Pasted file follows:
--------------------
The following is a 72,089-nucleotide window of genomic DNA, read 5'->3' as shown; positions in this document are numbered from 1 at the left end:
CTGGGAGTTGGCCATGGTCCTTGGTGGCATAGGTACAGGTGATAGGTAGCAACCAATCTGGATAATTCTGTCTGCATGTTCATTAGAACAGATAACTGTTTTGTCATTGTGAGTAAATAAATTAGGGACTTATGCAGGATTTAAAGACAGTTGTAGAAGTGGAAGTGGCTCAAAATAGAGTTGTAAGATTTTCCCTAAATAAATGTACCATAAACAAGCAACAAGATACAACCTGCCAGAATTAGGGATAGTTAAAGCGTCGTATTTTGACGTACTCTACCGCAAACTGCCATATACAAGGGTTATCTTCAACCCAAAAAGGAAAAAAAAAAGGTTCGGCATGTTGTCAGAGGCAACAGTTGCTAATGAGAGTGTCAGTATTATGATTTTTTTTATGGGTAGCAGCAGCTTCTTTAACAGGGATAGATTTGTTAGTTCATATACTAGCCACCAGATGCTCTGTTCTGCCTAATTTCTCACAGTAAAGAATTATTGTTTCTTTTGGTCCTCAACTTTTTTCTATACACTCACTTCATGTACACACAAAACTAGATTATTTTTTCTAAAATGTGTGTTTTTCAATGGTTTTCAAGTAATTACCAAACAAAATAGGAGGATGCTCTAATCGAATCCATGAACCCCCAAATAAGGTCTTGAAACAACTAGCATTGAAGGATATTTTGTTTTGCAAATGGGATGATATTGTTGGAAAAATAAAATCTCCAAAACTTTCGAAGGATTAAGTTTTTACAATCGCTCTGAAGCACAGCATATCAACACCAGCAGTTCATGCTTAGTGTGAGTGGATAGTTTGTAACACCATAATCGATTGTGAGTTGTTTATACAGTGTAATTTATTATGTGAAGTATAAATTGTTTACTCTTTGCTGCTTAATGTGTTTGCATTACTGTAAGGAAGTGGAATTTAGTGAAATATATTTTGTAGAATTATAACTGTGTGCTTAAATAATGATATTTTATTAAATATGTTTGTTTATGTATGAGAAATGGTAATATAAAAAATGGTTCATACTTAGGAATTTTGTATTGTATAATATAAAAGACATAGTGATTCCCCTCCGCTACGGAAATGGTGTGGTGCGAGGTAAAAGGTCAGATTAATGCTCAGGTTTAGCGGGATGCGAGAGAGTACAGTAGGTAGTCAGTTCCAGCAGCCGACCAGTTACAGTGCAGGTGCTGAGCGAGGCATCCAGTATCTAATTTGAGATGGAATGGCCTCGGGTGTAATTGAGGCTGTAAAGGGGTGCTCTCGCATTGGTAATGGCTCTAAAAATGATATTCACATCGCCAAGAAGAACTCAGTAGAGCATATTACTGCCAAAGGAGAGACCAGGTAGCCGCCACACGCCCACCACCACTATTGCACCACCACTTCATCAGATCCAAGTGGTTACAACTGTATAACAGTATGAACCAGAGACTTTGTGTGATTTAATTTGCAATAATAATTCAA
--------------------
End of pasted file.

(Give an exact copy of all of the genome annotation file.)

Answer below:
The following is a 72,089-nucleotide window of genomic DNA, read 5'->3' as shown; positions in this document are numbered from 1 at the left end:
CTGGGAGTTGGCCATGGTCCTTGGTGGCATAGGTACAGGTGATAGGTAGCAACCAATCTGGATAATTCTGTCTGCATGTTCATTAGAACAGATAACTGTTTTGTCATTGTGAGTAAATAAATTAGGGACTTATGCAGGATTTAAAGACAGTTGTAGAAGTGGAAGTGGCTCAAAATAGAGTTGTAAGATTTTCCCTAAATAAATGTACCATAAACAAGCAACAAGATACAACCTGCCAGAATTAGGGATAGTTAAAGCGTCGTATTTTGACGTACTCTACCGCAAACTGCCATATACAAGGGTTATCTTCAACCCAAAAAGGAAAAAAAAAAGGTTCGGCATGTTGTCAGAGGCAACAGTTGCTAATGAGAGTGTCAGTATTATGATTTTTTTTATGGGTAGCAGCAGCTTCTTTAACAGGGATAGATTTGTTAGTTCATATACTAGCCACCAGATGCTCTGTTCTGCCTAATTTCTCACAGTAAAGAATTATTGTTTCTTTTGGTCCTCAACTTTTTTCTATACACTCACTTCATGTACACACAAAACTAGATTATTTTTTCTAAAATGTGTGTTTTTCAATGGTTTTCAAGTAATTACCAAACAAAATAGGAGGATGCTCTAATCGAATCCATGAACCCCCAAATAAGGTCTTGAAACAACTAGCATTGAAGGATATTTTGTTTTGCAAATGGGATGATATTGTTGGAAAAATAAAATCTCCAAAACTTTCGAAGGATTAAGTTTTTACAATCGCTCTGAAGCACAGCATATCAACACCAGCAGTTCATGCTTAGTGTGAGTGGATAGTTTGTAACACCATAATCGATTGTGAGTTGTTTATACAGTGTAATTTATTATGTGAAGTATAAATTGTTTACTCTTTGCTGCTTAATGTGTTTGCATTACTGTAAGGAAGTGGAATTTAGTGAAATATATTTTGTAGAATTATAACTGTGTGCTTAAATAATGATATTTTATTAAATATGTTTGTTTATGTATGAGAAATGGTAATATAAAAAATGGTTCATACTTAGGAATTTTGTATTGTATAATATAAAAGACATAGTGATTCCCCTCCGCTACGGAAATGGTGTGGTGCGAGGTAAAAGGTCAGATTAATGCTCAGGTTTAGCGGGATGCGAGAGAGTACAGTAGGTAGTCAGTTCCAGCAGCCGACCAGTTACAGTGCAGGTGCTGAGCGAGGCATCCAGTATCTAATTTGAGATGGAATGGCCTCGGGTGTAATTGAGGCTGTAAAGGGGTGCTCTCGCATTGGTAATGGCTCTAAAAATGATATTCACATCGCCAAGAAGAACTCAGTAGAGCATATTACTGCCAAAGGAGAGACCAGGTAGCCGCCACACGCCCACCACCACTATTGCACCACCACTTCATCAGATCCAAGTGGTTACAACTGTATAACAGTATGAACCAGAGACTTTGTGTGATTTAATTTGCAATAATAATTCAA